Series of improvised duets between Shannon Dooling-Cain and Cellist Jonathan Cain, exploring the relationship between sound and movement, composer and choreographer, musician and dancer, and human and artist.

Synchronicity, the most recent edition in the series, was performed at Glendale Community College in Glendale, AZ as part of the Arizona Dance West Festival in 2017.

Improvisation #5, one incarnation of the duet, was most recently performed at Triskelon Arts Space, Brooklyn NY, as part of the WaXWorks December showcase. Photo by Eric Bandiero, http://www.onpointephoto.com

Done Up and Strung Up (a series-in-progress)
Done Up and Strung Up is part of a series of solos-in-process that looks at perspectives on femininity in dance, using the performer’s relationships with a string of pearls as a metaphor for the idealized version of womanhood. The perspectives are embodied through each dancer’s manipulation of the prop and costuming as well as movement style. Different codified dance techniques are explored in each solo, and combined with organic movement to represent (or rebel against) the “feminine ideal” inherent in different dance forms. Video of part one, featured below, is from the 2013 Philadelphia Fringe Arts Festival. Music by Mark O’Connor. Video by Kendra Brisco.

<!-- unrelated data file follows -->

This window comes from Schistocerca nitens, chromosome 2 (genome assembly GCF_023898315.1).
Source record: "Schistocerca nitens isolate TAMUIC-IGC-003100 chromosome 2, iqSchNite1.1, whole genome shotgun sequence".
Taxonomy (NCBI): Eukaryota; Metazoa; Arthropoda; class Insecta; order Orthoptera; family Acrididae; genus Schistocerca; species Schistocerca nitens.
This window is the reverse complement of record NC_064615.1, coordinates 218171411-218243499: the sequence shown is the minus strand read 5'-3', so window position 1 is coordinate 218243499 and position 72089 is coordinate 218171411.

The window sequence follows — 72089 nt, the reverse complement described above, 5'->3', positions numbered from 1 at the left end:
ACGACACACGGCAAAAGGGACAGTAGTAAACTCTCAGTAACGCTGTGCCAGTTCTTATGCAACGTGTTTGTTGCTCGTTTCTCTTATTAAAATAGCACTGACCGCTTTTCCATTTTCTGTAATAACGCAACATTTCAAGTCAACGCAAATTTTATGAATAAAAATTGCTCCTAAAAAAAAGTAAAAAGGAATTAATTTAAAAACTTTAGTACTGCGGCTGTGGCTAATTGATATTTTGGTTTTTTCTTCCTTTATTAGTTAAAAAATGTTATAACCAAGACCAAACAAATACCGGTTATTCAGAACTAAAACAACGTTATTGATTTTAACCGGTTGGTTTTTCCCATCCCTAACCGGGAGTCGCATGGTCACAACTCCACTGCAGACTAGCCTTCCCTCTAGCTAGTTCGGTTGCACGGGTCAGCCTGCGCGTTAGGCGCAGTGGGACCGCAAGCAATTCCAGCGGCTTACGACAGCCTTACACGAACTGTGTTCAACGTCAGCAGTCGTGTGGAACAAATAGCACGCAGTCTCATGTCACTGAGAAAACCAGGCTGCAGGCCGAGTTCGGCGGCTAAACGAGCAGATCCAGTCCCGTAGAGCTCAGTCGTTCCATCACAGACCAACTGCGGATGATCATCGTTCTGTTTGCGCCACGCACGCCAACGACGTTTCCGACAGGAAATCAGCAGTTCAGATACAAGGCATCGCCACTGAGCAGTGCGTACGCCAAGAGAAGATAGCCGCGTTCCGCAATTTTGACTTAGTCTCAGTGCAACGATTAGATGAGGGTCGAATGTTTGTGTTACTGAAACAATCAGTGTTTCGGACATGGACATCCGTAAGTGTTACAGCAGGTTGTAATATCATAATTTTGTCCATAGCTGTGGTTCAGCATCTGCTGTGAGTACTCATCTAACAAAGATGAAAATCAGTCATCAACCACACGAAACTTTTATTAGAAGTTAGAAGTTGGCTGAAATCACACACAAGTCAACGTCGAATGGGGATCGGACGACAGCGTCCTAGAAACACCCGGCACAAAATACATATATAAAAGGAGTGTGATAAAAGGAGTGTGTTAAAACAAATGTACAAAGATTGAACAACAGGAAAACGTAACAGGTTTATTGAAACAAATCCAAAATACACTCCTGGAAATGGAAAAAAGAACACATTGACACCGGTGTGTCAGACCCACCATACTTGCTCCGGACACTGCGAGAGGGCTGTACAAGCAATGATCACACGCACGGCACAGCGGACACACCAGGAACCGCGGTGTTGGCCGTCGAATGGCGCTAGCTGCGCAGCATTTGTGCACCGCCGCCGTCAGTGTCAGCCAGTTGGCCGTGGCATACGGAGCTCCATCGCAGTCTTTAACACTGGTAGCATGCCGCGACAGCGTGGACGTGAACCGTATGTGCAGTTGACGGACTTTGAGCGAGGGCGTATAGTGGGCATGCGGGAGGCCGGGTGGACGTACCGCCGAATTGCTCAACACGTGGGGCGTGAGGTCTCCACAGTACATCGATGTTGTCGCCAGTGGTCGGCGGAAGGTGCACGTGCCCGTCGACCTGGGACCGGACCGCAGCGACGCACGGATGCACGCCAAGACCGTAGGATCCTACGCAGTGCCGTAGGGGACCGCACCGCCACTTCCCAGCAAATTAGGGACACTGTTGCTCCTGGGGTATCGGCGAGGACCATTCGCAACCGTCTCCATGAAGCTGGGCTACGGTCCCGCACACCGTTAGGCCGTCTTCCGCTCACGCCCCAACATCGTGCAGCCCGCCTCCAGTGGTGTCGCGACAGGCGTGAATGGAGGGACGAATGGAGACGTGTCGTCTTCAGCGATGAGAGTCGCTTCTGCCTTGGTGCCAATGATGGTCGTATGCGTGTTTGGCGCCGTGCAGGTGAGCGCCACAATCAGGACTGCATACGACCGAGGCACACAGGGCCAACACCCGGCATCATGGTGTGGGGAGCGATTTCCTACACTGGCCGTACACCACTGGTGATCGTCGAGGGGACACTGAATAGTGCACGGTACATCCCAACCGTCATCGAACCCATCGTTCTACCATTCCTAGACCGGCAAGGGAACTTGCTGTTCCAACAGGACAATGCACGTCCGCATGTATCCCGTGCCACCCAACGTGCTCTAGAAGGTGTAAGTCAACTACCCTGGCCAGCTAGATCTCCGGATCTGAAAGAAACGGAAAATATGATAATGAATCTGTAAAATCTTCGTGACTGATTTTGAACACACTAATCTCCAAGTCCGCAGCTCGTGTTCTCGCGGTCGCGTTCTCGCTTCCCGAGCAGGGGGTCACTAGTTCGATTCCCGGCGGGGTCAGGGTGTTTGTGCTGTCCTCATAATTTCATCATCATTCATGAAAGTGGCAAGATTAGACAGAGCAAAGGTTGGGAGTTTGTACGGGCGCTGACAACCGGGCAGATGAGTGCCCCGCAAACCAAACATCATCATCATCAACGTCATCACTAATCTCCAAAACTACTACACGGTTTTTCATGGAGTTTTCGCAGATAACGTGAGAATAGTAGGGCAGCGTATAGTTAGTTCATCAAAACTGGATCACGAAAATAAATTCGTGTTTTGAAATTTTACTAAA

Other Works

Not Alone

  • premiere: actor’s fund theatre, nyc, as part of national choreography month 2013
  • music: spark composed by geoff sheil, performed by jonathan cain, thomas edward hunter, and paul keesling
  • choreography and performance: shannon dooling
  • solo, can also be adapted to a trio, 8 minutes

altared

  • premiere: clarice smith performing arts center, february 2013
  • music: le grand tango by astor piazzolla, performed by jonathan cain (cello) and yee von ng (piano)
  • choreography and performance: shannon dooling and elizabeth barton
  • projections: robin neveu brown with brittany shemuga
  • lighting: brittany shemuga
  • duet, 8 minutes, with or with live accompaniment, projection, and stage design